6. If no use is made of the I-OSS or the special scheme whereby monthly declarations are made, VAT is due immediately upon import. The option of declaring the import VAT in the regular VAT return by means of an Article 23 authorisation will continue to exist in the Netherlands.
Amendments based on a fictitious example
We would like to explain the above rules for you by means of an example. Suppose that a Chinese seller of phone cases offers these phone cases via a web shop to private individuals in the Netherlands, Germany and France. Every time he has sold enough phone cases he sends them in a group shipment to the Netherlands, where the goods are imported. Each phone case has a value of EUR 20.
For VAT purposes, two different taxable events can be distinguished in this example:
- The import into the Netherlands.
- The supply to private individuals.
The Chinese entrepreneur now has two options:
- File a declaration via the I-OSS.
- Filing a declaration in the regular way.
If the Chinese entrepreneur opts for the I-OSS, the VAT consequences are as follows:
- When importing into the Netherlands, the Chinese entrepreneur gives his I-OSS VAT identification number to the Dutch customs authorities. He does not have to declare import VAT.
- In his periodic I-OSS return, the Chinese entrepreneur declares Dutch VAT for supplies to Dutch private individuals, German VAT for supplies to German private individuals and French VAT for supplies to French private individuals.
If the Chinese entrepreneur does not opt for the I-OSS and imports in his own name, the VAT consequences are as follows:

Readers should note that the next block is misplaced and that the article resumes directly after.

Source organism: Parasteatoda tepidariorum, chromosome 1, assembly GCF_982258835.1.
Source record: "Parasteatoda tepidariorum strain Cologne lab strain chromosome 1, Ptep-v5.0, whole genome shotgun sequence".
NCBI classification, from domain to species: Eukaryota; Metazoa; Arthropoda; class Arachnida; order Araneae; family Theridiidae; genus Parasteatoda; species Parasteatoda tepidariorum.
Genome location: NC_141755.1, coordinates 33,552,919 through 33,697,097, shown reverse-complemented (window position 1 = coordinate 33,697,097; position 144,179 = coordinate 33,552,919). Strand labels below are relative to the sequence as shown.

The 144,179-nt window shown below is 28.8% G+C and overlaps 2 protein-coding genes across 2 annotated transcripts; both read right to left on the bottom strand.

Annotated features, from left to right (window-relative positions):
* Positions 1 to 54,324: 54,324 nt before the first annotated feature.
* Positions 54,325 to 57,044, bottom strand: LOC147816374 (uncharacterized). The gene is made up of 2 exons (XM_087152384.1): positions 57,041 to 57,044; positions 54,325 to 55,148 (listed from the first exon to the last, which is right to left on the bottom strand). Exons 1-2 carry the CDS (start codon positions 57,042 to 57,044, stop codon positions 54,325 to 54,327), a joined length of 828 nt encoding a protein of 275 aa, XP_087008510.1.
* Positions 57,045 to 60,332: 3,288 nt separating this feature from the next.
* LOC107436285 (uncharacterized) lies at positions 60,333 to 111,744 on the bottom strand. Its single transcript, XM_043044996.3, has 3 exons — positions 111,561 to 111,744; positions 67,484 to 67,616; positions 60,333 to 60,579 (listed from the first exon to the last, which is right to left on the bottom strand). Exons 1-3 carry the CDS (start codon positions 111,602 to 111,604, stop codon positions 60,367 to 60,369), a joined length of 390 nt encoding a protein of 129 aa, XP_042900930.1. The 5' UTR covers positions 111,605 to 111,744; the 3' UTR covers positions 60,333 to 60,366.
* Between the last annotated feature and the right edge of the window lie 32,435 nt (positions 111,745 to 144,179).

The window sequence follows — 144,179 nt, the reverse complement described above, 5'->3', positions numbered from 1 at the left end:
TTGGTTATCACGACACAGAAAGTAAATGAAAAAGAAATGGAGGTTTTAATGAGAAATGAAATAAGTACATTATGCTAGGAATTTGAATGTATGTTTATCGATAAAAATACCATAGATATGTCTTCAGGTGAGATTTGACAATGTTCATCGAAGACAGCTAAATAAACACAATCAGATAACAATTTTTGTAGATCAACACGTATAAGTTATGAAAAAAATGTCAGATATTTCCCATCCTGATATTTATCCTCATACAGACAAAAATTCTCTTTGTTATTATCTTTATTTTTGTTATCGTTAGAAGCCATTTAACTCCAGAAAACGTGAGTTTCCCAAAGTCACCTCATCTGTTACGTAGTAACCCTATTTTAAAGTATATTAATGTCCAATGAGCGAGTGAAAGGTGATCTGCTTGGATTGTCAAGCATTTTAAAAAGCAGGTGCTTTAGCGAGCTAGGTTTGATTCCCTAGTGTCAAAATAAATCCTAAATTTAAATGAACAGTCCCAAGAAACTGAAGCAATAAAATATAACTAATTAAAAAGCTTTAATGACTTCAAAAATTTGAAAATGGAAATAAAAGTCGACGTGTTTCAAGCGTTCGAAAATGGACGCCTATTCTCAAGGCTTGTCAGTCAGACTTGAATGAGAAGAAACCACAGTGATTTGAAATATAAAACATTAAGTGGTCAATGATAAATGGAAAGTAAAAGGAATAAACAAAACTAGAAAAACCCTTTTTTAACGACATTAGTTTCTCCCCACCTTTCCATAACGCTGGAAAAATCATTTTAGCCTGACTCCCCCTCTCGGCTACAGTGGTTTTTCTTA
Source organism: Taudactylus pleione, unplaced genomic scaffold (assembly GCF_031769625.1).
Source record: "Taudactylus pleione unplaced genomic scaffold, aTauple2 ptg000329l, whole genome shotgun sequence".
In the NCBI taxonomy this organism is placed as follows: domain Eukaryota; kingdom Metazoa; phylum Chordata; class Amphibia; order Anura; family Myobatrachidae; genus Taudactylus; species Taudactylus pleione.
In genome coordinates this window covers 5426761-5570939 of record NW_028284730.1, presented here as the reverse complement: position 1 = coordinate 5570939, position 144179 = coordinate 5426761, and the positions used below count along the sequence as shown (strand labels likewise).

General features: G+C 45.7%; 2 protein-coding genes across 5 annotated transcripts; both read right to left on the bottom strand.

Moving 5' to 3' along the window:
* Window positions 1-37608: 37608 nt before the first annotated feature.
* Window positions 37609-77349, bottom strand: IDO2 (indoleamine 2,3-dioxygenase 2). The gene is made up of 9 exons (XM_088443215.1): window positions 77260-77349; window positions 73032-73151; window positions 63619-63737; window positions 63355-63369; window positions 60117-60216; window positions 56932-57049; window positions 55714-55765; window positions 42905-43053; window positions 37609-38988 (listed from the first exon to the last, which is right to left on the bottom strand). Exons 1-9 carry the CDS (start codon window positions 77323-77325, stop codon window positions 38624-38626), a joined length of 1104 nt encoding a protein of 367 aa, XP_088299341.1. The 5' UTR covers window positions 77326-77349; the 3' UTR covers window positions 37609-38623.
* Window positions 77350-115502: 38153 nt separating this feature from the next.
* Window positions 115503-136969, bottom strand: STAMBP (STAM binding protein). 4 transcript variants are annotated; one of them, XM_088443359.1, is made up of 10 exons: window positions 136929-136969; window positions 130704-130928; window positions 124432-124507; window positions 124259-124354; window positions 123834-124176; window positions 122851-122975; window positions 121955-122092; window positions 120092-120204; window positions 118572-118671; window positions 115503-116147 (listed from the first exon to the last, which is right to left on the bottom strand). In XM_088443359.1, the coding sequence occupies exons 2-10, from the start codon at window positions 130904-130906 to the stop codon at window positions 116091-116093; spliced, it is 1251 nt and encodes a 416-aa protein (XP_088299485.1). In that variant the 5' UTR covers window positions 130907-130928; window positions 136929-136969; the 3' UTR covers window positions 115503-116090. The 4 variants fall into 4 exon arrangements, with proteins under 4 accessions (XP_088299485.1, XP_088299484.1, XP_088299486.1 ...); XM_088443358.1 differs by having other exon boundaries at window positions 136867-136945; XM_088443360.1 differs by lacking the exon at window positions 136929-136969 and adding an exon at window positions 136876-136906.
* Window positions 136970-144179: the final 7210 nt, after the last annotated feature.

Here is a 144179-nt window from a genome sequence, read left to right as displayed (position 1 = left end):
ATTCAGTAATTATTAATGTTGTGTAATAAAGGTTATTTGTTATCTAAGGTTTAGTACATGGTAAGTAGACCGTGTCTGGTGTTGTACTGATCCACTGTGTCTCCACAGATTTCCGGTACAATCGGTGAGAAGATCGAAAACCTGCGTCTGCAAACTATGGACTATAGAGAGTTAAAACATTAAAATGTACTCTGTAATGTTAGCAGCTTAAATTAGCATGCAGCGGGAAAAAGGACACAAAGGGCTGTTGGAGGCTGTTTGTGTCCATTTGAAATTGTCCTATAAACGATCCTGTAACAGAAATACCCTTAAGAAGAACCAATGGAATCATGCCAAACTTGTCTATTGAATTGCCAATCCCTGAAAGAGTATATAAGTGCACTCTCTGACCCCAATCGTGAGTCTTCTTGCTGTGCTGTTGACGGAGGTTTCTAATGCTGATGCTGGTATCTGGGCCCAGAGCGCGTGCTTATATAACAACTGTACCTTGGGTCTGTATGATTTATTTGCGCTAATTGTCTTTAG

When importing into the Netherlands, the Chinese entrepreneur owes Dutch import VAT. He can deduct this import VAT in his Dutch VAT return.
Deliveries to Dutch private individuals are taxed in the Netherlands, so the Chinese supplier will submit a VAT return in the Netherlands. Deliveries to private individuals in Germany and France are subject to VAT in Germany and France. The Chinese supplier must also submit regular VAT returns in Germany and France.
Since the goods do not remain in the importing country, it is not obvious that the option to file monthly returns is used.
Consequences for practice
The new scheme creates a level playing field between goods supplied from outside the EU and goods supplied within the EU. However, the undervaluation of packages remains lucrative (less VAT is then due) and the new rules do not offer a direct solution for this.
The VAT rules are complicated and the consequences will have to be examined on a case-by-case basis and whether it is advantageous to use the I-OSS or the monthly return option. It is not only suppliers established outside the EU who are affected by the new rules. This also applies to suppliers established within the EU when their goods are located outside the EU or when they own a platform through which supplies of goods from outside the EU are facilitated. We will deal with the VAT position of platforms in Part 6.
If you expect to be confronted with these new rules, it is important to assess your VAT position in good time. We will, of course, be pleased to assist you in doing so. Please feel free to contact one of our VAT advisers. Curious about the other changes in the law relating to international trade? Then please take a look at parts 1, 2, 3, 4, 6 and 7 of this series of articles.
In December 2019, we wrote an update of this perspective in response to a further interpretation of VAT rules for distance sales and certain domestic supplies. You can find it here. This update also assumes an entry into force of the new rules on 1 January 2021. This has now become 1 July 2021.